Vietnam

Ha Long Bay

Ha Long Bay, located in the Gulf of Tonkin, within Quang Ninh Province, in the northeast of Vietnam, is165 km from the capital of Ha Noi. Covering an area of 43,400 ha and including over 1600 islands and islets, most of which are uninhabitated and unaffected by humans, it forms a spectacular seascape of limestone pillars and is an ideal model of a mature Karst landscape developed during a warm and wet tropical climate. The property’s exceptional scenic beauty is complemented by its great biological interest.

The outstanding value of the property is centered around the drowned limestone karst landforms, displaying spectacular pillars with a variety of coastal erosional features such as arches and caves which form a majestic natural scenery. The repeated regression and transgression of the sea on the limestone karst over geological time has produced a mature landscape of clusters of conical peaks and isolated towers which were modified by sea invasion, adding an extra elemant to the process of lateral undercutting of the limstone towers and islands.

 Comprised of a multitude of limestone islands and islets rising from the sea, in a variety of sizes and shapes and presenting picturesque, unspoiled nature, Ha Long Bay is a spectacular seascape sculpted by nature. The property retains a high level of naturalness, and despite its long history of human use,  is not seriously degraded. Outstanding features of the property include the magnificent towering limestone pillars and associated notches, arches and caves, which are exceptionally well-developed and among the best presented of their type in the world.

As the most extensive and best known example of marine-invaded tower karst in the world Ha Long Bay is one of the world’s most important areas of Fengcong (clusters of conical peaks) and Fenglin (isolated tower features) karst. Abundant lakes, occupying drowned dolines, are one of the distinctive features of the Fencong karst, with some appearing to be tidal. Possessing a tremendous diversity of caves and other landforms derived from the unusual geomorphological process of marine invaded tower karst the caves are of three main types: remnants of phreatic caves; old karstic foot caves and marine notch caves. The property also displays the full range of karst formation processes on a very large scale and over a very long period of geological time, possessing the most complete and extensive exzample of its type in the world and providing a unique and extensive reservoir of data for the future understanding of geoclimatic history and the nature of karst processes in a complex environment.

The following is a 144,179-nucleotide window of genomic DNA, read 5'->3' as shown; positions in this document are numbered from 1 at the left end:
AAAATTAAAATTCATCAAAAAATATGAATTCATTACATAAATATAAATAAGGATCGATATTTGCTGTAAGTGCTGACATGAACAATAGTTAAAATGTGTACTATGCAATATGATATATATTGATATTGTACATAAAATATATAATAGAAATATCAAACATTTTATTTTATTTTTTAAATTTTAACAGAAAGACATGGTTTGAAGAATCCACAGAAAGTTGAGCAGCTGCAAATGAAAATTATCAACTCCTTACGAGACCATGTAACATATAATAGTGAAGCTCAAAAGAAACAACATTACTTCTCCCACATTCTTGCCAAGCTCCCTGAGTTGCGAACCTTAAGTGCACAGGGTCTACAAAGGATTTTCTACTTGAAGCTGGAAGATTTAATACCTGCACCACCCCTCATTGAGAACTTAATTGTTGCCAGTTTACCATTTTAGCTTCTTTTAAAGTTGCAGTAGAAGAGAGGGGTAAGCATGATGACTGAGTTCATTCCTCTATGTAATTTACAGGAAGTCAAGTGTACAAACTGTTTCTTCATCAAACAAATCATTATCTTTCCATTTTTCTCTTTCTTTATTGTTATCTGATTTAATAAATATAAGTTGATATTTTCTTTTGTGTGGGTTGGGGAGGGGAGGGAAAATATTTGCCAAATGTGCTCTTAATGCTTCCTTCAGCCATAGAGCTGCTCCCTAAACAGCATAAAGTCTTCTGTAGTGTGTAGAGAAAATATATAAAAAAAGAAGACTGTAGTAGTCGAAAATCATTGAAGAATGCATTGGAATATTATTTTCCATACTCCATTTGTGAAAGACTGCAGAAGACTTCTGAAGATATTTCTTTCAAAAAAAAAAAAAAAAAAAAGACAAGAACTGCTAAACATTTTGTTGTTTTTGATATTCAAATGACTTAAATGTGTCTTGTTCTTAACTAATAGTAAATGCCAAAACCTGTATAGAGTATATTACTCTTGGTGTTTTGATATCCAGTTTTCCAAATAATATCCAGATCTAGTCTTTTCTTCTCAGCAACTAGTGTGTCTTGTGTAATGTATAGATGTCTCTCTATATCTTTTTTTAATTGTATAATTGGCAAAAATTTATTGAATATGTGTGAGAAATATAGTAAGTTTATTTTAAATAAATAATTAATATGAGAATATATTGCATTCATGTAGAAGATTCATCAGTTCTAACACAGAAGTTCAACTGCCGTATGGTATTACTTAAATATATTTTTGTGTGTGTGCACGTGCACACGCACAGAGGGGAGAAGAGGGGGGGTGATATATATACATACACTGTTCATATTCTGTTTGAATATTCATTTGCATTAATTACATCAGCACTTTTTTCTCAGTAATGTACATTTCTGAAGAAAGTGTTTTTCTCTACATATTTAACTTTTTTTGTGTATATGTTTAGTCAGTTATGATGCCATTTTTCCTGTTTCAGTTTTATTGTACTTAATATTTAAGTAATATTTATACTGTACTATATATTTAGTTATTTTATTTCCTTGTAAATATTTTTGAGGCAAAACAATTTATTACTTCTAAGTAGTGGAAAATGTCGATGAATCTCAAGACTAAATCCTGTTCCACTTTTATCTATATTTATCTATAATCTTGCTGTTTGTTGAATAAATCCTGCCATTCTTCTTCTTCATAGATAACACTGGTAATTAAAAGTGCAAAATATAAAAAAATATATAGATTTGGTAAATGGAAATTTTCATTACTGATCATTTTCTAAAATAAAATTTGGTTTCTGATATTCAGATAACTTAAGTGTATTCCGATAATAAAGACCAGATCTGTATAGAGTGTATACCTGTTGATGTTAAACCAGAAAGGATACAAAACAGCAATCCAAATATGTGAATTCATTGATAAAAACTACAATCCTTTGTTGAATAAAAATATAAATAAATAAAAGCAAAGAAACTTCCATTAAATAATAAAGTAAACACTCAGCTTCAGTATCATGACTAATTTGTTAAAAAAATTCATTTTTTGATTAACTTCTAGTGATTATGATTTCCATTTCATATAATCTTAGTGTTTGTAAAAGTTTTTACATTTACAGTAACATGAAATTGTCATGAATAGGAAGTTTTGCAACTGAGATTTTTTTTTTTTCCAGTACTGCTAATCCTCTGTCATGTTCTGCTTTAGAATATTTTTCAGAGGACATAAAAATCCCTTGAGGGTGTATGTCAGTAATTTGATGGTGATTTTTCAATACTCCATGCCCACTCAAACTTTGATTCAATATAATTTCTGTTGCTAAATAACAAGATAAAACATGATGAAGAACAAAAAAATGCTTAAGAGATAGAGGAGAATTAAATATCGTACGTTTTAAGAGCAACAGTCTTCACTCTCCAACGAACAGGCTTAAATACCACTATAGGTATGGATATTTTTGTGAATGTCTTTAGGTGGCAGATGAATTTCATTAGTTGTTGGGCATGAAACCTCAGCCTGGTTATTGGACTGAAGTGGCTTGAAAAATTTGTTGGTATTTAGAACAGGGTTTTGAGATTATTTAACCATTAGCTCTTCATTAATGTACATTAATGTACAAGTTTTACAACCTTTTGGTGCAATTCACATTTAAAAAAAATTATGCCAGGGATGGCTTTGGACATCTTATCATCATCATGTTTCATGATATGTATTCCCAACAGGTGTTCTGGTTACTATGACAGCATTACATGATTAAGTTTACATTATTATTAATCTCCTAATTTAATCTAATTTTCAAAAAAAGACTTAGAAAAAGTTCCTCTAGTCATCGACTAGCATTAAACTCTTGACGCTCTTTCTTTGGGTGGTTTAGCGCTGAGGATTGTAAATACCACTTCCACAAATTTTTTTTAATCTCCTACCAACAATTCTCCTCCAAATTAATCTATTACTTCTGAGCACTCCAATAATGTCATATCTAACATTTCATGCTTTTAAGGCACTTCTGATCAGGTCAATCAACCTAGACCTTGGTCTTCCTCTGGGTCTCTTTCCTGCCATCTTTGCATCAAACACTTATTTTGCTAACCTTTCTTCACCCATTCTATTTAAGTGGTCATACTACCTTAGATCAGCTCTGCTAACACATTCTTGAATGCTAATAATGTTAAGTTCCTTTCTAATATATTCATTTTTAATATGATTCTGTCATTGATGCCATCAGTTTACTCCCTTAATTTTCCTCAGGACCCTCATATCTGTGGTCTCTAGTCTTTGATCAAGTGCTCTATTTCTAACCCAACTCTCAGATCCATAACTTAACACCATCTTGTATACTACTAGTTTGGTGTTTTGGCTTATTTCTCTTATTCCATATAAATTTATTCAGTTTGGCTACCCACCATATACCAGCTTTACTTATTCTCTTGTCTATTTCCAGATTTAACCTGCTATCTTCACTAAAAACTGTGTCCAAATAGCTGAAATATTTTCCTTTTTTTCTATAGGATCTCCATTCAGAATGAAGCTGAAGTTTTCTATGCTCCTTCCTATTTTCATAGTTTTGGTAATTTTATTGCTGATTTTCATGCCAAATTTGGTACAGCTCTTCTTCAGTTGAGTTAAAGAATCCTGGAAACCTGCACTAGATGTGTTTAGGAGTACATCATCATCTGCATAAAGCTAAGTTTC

Integrity

All elements necessary to sufficiently protect the outstanding scenic and geological values of the Ha Long Bay property are included within the boundaries of the property and its size and area provide sufficient integrity for the large scale geomorphological processes to operate unhindered. It benefits from being completely surrounded by a large and extensive buffer zone with both the size and area providing sufficient integrity for the large scale geomorphic processes to operate unhindered.

Located within an area of high tourism, marine transport, fisheries and the daily activities of people living and conducting their business on Ha Long Bay, management of the area, instituted since inscription of the property, applies strict regulation and control of activities in an attempt to minimize impacts on the integrity of the property. There is a continuing challenge to improve the integrity and quality of the environment. The natural scenic features, geomorphology, landform values and cultural heritage along with key features such as islands, caves and grottoes remain intact and the property retains a high level of naturalness despite the long history of human use in the area.

Quang Ninh, Vietnam

Bac Ha Market

Once a week, the quiet town of Bac Ha becomes a hub of culture and trade in Northwest Vietnam. Residents from the surrounding villages and valleys flock to Bac Ha, and the roads are filled with buses packed with tourists. Visiting on a Sunday means watching locals in their traditional ethnic dress, sipping the juice from fresh coconuts and browsing countless stalls. Shoppers can find everything for sale in Bac Ha, including water buffalo, delicious Hmong and Thay cuisine, brightly colored fabrics and fragrant spices.